(UR) Washington, D.C. — Last week, the FDA announced new regulations that give the agency authority over all tobacco products. The rules, purported to “improve public health and protect future generations,” effectively crush the vapor product industry — and are a huge win for both Big Tobacco and Big Pharma.
The new regulations give long-awaited teeth to the Tobacco Control Act, passed back in 2009. The teeth, in this case, come in the form of the Pre-Market Tobacco Application (PMTA) process.
Previously, the FDA had no authority to regulate vaping liquids — which contain nicotine but not tobacco — because they came to market after the arbitrary date of February 15, 2007, and were therefore considered “new” products. The latest rules put an end to that restriction.
Now, all vapor and e-cigarette products will be retroactively subjected to the PMTA — which, according to the EPA’s own assessment, can cost millions per product and take over 1,500 hours to complete.
“The agency’s economic analysis of the rule predicts that the cost of such approvals will be so high that approximately 99 percent of products on the market will not even be put through the application process,” said the American Vaping Association in an April press release.
This is because the vast majority of vapor product retailers are small businesses who can’t bear such an enormous regulatory burden. Big Tobacco companies like Marlboro and Camel, however — who’ve thus far failed to capture the lion’s share of the e-cigarette market on their own — can absorb the fees and red tape just fine.
“As a reminder, regulation of the e-cig/vapor industry is broadly positive for big tobacco manufacturers since it will increase the barriers to entry and likely entrench them even further,” said Wells Fargo stock analyst Bonnie Herzog in a note written to investors.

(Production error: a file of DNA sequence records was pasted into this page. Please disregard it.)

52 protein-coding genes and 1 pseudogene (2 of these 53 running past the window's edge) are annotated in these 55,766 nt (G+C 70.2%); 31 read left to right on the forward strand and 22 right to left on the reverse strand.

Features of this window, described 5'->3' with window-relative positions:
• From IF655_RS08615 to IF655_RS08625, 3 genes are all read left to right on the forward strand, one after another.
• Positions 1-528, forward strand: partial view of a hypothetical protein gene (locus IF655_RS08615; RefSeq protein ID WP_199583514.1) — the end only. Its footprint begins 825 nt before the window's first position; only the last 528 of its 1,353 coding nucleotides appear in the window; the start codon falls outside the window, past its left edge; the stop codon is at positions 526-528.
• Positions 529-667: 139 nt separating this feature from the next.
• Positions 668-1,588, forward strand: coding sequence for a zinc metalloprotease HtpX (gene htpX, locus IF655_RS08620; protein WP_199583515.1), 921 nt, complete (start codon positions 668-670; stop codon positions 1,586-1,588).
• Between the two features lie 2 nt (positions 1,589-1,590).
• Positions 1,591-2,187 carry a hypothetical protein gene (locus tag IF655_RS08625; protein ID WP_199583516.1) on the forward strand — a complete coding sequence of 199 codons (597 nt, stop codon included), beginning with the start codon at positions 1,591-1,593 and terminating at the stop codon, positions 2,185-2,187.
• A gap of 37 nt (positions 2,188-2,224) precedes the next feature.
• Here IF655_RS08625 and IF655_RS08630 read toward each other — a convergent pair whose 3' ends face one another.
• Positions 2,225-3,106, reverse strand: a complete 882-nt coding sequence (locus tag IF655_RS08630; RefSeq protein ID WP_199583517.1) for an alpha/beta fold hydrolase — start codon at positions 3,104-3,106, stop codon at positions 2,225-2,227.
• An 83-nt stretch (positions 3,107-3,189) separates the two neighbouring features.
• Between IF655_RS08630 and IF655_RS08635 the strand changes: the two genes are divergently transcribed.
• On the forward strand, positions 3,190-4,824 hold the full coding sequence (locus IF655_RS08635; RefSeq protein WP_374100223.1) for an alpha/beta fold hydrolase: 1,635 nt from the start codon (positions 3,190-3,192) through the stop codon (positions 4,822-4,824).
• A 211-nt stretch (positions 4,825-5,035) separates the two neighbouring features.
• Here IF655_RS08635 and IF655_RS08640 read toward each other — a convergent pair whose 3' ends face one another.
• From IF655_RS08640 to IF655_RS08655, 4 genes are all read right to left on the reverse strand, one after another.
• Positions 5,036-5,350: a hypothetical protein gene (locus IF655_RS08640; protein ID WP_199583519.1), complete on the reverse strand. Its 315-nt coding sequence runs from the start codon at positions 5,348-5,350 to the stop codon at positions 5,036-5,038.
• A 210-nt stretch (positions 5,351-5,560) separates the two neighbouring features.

Naturally — given that the new FDA “deeming” regulations will effectively kill the vaping industry — Herzog went on to encourage investors to buy stocks in tobacco companies.
But Big Tobacco isn’t the only group benefiting from the FDA’s move.
For years now, e-cigarettes have been a go-to aid for those looking to quit smoking. With those products missing from the shelf, would-be former smokers will either have to quit cold turkey or go with the only remaining option — the nicotine patch and gum products produced by Big Pharma.
“Vapor devices compete with products marketed by pharmaceutical companies to help people quit smoking, like Nicorette gum and the nicotine patch,” writes Gregory Conley of The Hill. “These nicotine replacement products have taken a hit in recent years as many consumers have turned to vapor products after pharmaceutical options have failed them.”
This is even more frustrating given the fact that one of the most prestigious medical institutions in the world, the United Kingdom’s Royal College of Physicians, recently published a report supporting e-cigarettes as both a safe and effective method of quitting smoking.
In addition to finding that e-cigs are 95 percent safer than regular cigarettes, the report states that “Among smokers, e-cigarette use is likely to lead to quit attempts that would not otherwise have happened, and in a proportion of these to successful cessation. In this way, e-cigarettes can act as a gateway from smoking.”
Odd, then, that a government agency claiming to “help protect Americans from the dangers of tobacco” would effectively ban tobacco-free products proven to help people quit smoking.
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